Isolation, electron microscopy and 3D reconstruction of invertebrate muscle myofilaments

Department of Cell Biology, University of Massachusetts Medical School, 55 Lake Avenue North, Worcester, MA 01655, USA.
Methods (Impact Factor: 3.65). 12/2011; 56(1):33-43. DOI: 10.1016/j.ymeth.2011.11.007
Source: PubMed


Understanding the molecular mechanism of muscle contraction and its regulation has been greatly influenced and aided by studies of myofilament structure in invertebrate muscles. Invertebrates are easily obtained and cover a broad spectrum of species and functional specializations. The thick (myosin-containing) filaments from some invertebrates are especially stable and simple in structure and thus much more amenable to structural analysis than those of vertebrates. Comparative studies of invertebrate filaments by electron microscopy and image processing have provided important generalizations of muscle molecular structure and function. This article reviews methods for preparing thick and thin filaments from invertebrate muscle, for imaging filaments by electron microscopy, and for determining their three dimensional structure by image processing. It also highlights some of the key insights into filament function that have come from these studies.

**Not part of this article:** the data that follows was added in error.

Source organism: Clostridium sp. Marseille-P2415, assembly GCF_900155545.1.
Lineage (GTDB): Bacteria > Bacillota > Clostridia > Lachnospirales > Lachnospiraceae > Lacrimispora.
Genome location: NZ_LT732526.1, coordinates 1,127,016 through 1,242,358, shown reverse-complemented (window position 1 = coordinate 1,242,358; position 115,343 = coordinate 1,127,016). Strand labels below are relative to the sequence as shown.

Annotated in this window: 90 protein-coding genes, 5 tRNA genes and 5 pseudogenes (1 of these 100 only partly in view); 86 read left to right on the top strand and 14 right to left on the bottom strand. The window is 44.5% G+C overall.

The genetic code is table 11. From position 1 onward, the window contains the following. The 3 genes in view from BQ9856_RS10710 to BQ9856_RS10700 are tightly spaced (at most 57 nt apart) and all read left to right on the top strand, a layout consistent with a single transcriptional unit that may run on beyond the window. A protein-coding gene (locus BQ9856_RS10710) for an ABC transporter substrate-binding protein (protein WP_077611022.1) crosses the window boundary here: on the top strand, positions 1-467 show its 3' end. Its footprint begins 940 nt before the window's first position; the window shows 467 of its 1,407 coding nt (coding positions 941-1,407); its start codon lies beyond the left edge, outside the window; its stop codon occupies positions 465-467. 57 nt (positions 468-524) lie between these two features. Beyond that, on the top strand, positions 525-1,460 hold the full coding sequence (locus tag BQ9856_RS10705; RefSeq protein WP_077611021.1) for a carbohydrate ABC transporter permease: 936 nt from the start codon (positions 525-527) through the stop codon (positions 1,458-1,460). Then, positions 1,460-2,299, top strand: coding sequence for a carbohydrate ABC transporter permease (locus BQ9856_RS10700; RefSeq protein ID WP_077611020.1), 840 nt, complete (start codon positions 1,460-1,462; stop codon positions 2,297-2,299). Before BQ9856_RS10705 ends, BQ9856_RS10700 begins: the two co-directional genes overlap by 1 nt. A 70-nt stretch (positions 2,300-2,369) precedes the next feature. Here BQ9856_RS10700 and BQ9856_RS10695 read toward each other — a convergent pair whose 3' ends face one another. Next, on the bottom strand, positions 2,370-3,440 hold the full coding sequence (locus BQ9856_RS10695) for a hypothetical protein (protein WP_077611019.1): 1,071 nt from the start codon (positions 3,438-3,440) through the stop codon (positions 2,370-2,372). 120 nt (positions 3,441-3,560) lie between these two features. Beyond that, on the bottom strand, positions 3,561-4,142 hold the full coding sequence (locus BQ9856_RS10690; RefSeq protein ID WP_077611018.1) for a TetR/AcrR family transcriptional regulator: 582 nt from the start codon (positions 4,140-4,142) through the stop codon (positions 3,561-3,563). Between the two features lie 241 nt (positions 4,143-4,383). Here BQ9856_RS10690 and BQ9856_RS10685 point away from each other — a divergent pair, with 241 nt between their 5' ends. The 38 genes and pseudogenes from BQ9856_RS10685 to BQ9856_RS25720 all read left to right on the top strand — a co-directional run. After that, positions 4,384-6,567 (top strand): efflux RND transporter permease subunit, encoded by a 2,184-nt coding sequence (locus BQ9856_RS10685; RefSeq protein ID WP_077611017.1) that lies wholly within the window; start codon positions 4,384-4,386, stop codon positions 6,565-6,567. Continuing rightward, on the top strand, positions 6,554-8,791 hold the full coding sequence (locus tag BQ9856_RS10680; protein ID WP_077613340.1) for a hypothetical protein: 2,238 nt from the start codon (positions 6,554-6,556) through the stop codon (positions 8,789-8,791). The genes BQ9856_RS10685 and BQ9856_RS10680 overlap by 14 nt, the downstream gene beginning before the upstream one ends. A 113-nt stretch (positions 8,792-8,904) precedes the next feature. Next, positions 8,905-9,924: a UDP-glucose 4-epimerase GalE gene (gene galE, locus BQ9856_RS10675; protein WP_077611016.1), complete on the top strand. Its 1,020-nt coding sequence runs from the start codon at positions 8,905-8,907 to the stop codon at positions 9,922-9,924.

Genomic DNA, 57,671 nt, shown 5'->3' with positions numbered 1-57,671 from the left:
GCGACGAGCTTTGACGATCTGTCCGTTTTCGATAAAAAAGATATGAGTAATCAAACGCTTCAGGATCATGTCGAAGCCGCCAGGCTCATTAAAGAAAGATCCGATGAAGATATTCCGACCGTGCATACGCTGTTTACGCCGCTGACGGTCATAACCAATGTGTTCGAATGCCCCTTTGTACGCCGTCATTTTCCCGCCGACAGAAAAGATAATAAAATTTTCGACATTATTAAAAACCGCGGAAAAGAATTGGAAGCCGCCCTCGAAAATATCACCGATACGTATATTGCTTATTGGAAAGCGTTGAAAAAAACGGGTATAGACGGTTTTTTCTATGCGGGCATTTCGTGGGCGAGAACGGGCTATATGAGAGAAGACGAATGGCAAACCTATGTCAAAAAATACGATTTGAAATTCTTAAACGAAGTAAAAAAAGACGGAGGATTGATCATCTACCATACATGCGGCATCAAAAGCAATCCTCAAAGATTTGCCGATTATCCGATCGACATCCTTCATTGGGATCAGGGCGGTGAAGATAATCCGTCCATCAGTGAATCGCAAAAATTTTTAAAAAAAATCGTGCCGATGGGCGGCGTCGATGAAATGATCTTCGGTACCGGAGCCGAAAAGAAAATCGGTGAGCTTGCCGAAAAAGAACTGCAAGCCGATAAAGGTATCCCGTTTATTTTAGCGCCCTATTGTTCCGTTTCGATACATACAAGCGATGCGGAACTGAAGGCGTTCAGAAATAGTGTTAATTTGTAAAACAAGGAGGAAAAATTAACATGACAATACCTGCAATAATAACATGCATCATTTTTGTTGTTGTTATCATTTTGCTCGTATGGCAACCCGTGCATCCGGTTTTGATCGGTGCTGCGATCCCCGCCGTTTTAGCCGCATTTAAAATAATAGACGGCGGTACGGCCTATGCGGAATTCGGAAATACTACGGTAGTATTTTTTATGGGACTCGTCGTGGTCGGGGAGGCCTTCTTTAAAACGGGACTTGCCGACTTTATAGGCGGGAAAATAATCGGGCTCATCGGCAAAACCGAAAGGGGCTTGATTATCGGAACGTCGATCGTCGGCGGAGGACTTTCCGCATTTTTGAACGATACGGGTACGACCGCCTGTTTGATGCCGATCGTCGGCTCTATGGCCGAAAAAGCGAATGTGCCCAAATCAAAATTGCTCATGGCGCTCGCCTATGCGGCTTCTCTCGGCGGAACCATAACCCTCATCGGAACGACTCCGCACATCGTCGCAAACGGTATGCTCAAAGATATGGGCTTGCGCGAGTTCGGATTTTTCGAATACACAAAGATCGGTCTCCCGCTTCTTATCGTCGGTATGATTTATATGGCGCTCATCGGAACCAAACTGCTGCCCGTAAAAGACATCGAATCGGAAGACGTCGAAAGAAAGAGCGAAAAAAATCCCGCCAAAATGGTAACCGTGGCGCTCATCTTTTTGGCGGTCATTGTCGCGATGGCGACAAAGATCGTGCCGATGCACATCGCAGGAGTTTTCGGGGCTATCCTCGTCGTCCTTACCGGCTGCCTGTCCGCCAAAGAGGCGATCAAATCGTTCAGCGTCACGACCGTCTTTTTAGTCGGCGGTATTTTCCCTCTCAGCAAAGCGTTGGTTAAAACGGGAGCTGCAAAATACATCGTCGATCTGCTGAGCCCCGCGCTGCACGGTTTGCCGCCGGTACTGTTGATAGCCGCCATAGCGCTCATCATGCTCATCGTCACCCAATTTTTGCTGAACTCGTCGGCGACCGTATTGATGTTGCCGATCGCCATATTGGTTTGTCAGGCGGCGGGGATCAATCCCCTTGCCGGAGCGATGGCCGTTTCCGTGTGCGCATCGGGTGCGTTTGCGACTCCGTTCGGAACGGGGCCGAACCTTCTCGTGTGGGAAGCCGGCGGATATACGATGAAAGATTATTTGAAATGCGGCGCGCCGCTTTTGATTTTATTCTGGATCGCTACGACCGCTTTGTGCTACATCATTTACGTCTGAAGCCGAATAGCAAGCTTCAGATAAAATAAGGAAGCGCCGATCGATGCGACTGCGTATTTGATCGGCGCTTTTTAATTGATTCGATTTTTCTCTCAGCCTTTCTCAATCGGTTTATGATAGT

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Available from: Roger Craig

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